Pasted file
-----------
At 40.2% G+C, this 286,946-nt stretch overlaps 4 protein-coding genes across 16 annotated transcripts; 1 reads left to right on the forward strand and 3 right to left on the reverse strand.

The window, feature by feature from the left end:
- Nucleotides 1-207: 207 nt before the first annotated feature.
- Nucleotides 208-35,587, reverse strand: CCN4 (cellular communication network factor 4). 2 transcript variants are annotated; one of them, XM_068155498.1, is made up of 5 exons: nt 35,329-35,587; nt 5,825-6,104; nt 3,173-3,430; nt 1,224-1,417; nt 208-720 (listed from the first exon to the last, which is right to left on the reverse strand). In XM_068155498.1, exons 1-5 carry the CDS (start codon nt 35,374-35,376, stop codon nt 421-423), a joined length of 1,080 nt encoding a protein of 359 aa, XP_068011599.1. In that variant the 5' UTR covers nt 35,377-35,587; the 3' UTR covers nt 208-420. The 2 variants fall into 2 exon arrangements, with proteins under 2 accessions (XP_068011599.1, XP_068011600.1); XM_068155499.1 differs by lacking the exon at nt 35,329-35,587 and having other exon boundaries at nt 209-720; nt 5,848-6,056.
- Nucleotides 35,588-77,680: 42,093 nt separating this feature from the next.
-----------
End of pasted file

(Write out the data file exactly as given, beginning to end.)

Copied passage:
At 40.2% G+C, this 286,946-nt stretch overlaps 4 protein-coding genes across 16 annotated transcripts; 1 reads left to right on the forward strand and 3 right to left on the reverse strand.

The window, feature by feature from the left end:
- Nucleotides 1-207: 207 nt before the first annotated feature.
- Nucleotides 208-35,587, reverse strand: CCN4 (cellular communication network factor 4). 2 transcript variants are annotated; one of them, XM_068155498.1, is made up of 5 exons: nt 35,329-35,587; nt 5,825-6,104; nt 3,173-3,430; nt 1,224-1,417; nt 208-720 (listed from the first exon to the last, which is right to left on the reverse strand). In XM_068155498.1, exons 1-5 carry the CDS (start codon nt 35,374-35,376, stop codon nt 421-423), a joined length of 1,080 nt encoding a protein of 359 aa, XP_068011599.1. In that variant the 5' UTR covers nt 35,377-35,587; the 3' UTR covers nt 208-420. The 2 variants fall into 2 exon arrangements, with proteins under 2 accessions (XP_068011599.1, XP_068011600.1); XM_068155499.1 differs by lacking the exon at nt 35,329-35,587 and having other exon boundaries at nt 209-720; nt 5,848-6,056.
- Nucleotides 35,588-77,680: 42,093 nt separating this feature from the next.